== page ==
Political parties and leaders: Chinese Communist Party (CCP), headed by Hu Yaobang; Hu is Chairman of Central Committee and was elected at the party's 6th plenum in June 1981; Central Committee was formed at the 11th Party Congress, held in August 1977

Communists: about 39 million party members in 1981

Other political or pressure groups: the People's Liberation Army (PLA) remains a major force, although many military officers who acquired a wide range of civil political-administrative duties during the Cultural Revolution have been either returned to primarily military positions or removed; many veteran civilian officials, in eclipse since the Cultural Revolution, have been reinstated; mass organizations, such as the trade unions and the youth league, have been rebuilt

Member of: FAO, IAEA, IBRD, ICAO, IDA, IFAD, IFC, IHO, ILO, IMCO, IMF, ITU, Red Cross, UN, UNESCO, UPU, WHO, WIPO, WMO, other international bodies

ECONOMYEdit

GNP: $552 billion (1980), $538 per capita

Agriculture: main crops—rice, corn, wheat, miscellaneous grains, oilseed, cotton; agriculture mainly subsistence; grain imports 13.7 million metric tons in 1980

Major industries: iron and steel, coal, machine building, armaments, textiles, petroleum

Shortages: complex machinery and equipment, highly skilled scientists and technicians, electricity

Crude steel: 34.48 million metric tons produced, 30 kg per capita (1979)

Electric power: 66,000,000 kW capacity (1980); 301.0 billion kWh produced (1980), 290 kWh per capita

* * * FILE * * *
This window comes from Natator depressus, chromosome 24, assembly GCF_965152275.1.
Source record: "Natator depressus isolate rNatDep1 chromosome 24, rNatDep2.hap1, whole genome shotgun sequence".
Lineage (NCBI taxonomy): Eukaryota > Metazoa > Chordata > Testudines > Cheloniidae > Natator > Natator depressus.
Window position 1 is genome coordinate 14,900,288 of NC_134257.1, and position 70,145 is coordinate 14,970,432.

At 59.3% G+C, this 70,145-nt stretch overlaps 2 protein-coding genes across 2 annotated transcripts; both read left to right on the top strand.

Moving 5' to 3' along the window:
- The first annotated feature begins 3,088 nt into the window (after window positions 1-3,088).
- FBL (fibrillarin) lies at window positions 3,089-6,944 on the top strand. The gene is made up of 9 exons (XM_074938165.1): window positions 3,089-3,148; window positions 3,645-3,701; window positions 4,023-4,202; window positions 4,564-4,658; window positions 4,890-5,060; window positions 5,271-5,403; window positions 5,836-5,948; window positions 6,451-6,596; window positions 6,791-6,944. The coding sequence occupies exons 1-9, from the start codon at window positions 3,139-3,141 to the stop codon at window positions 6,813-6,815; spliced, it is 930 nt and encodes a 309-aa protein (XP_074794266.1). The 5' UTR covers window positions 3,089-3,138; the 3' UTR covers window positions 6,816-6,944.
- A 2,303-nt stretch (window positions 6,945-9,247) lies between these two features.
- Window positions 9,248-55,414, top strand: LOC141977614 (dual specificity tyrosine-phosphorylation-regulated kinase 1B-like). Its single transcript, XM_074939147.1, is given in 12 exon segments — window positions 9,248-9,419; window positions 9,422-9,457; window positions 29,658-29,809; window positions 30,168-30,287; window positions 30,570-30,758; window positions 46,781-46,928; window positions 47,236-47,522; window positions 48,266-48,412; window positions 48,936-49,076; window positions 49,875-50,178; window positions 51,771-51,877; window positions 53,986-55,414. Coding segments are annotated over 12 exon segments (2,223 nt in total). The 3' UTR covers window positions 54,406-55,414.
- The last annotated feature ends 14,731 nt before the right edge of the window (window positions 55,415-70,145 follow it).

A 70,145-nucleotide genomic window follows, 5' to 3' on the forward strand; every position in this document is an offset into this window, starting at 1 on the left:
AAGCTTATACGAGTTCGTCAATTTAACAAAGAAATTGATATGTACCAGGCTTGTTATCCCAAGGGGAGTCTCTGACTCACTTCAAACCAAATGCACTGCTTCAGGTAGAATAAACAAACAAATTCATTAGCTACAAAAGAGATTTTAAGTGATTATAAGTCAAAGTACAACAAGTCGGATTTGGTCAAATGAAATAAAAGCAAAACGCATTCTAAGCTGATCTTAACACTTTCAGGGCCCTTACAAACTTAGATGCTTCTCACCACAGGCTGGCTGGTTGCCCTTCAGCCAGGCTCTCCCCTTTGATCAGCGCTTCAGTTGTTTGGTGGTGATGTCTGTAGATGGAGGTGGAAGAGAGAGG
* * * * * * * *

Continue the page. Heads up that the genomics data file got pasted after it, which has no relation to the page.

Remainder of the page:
Exports: $13.8 billion (f.o.b., 1979); agricultural products, oil, minerals and metals, manufactured goods

Imports: $14.5 billion (c.i.f., 1979); grain, chemical fertilizer, steel, industrial raw materials, machinery and equipment

Major trade partners: Japan, Hong Kong, US, West Germany, Romania, Australia, Canada, UK, France, USSR (1979)

Monetary conversion rate: as of 9 September 1980, about 1.46 yuan=US$1 (arbitrarily established)

Fiscal year: calendar year

COMMUNICATIONSEdit

Railroads: networks total about 52,500 route km common-carrier lines; about 600 km meter gauge (1.00 m); rest standard gauge (1.435 m); all single track except 9,345 km double track on standard gauge lines; approximately 1,520 km electrified; about 10,000 km industrial lines (gauges range from 0.762 to 1.435 m)

Highways: about 890,000 km all types roads; almost half (about 350,000 km) unimproved natural earth roads and tracks; about 280,000 km improved earth roads about 2- to 5-meters wide and in poor to fair condition; remainder (about 260,000 km) includes majority of principal roads

Inland waterways: 169,000 km; 40,200 km navigable by modern motorized craft

Ports: 21 major, approximately 180 minor

Airfields: 372 total; 270 with permanent-surface runways; 10 with runways 3,500 m and over; 66 with runways 2,500 to 3,499 m; 230 with runways 1,200 to 2,499 m; 62 with runways less than 1,200 m; 2 seaplane stations; 4 airfields under construction

DEFENSE FORCESEdit

Military manpower: males 15-49, 274,548,000; 153,482,000 fit for military service; 11,372,000 reach military age (18) annually